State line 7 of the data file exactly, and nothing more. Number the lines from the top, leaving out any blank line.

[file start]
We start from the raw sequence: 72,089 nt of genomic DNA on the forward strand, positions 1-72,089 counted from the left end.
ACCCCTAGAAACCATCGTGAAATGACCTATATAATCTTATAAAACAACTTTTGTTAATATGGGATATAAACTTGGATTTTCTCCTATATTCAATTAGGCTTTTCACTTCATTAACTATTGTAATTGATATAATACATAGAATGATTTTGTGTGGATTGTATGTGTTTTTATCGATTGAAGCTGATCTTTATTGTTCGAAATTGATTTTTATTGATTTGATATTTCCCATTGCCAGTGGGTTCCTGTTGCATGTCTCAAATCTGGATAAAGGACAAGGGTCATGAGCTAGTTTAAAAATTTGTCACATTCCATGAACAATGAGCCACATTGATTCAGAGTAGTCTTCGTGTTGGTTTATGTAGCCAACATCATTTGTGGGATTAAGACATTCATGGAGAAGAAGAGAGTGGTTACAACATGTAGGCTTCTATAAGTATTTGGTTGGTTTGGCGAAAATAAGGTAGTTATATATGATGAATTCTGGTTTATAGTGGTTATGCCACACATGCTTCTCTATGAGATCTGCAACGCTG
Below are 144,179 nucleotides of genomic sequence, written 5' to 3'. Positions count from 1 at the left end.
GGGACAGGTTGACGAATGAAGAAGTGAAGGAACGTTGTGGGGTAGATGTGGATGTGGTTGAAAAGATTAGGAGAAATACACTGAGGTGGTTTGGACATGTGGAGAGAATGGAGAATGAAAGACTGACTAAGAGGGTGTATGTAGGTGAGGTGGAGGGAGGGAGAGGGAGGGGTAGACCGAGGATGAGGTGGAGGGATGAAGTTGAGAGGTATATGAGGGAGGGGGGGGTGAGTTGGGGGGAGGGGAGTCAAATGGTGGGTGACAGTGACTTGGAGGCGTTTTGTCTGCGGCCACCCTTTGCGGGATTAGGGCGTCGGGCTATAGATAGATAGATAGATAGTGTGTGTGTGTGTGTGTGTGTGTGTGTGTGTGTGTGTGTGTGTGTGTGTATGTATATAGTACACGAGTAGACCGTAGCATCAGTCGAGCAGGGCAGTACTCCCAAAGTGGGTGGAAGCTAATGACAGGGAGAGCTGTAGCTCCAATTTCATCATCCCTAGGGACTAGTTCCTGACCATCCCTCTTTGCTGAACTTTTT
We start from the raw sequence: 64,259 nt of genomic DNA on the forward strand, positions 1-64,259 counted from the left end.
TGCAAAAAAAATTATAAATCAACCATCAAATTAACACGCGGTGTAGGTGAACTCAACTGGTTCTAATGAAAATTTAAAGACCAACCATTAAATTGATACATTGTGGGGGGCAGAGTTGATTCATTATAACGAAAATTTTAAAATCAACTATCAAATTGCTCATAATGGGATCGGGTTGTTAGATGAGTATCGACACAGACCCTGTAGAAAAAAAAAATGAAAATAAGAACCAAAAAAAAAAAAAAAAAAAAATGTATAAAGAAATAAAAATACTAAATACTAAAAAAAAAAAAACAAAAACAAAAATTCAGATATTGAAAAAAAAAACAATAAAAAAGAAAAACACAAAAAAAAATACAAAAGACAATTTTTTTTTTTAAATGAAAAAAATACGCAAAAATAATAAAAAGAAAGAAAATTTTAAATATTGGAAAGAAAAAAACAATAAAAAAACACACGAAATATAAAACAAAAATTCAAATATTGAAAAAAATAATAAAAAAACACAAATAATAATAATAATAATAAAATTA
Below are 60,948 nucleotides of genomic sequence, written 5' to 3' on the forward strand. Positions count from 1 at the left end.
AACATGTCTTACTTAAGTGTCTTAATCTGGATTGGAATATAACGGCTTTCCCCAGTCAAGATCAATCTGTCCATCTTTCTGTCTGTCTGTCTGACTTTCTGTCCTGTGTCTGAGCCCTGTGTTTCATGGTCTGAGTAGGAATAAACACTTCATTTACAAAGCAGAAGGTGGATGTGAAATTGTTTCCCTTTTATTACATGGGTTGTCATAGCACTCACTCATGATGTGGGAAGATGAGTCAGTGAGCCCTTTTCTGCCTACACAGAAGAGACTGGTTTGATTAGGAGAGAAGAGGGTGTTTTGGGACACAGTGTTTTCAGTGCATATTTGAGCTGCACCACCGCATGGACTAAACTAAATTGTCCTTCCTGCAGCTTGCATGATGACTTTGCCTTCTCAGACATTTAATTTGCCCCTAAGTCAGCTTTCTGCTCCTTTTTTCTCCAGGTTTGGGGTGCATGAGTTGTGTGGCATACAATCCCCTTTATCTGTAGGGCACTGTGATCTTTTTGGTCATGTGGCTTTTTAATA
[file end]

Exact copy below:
Below are 60,948 nucleotides of genomic sequence, written 5' to 3' on the forward strand. Positions count from 1 at the left end.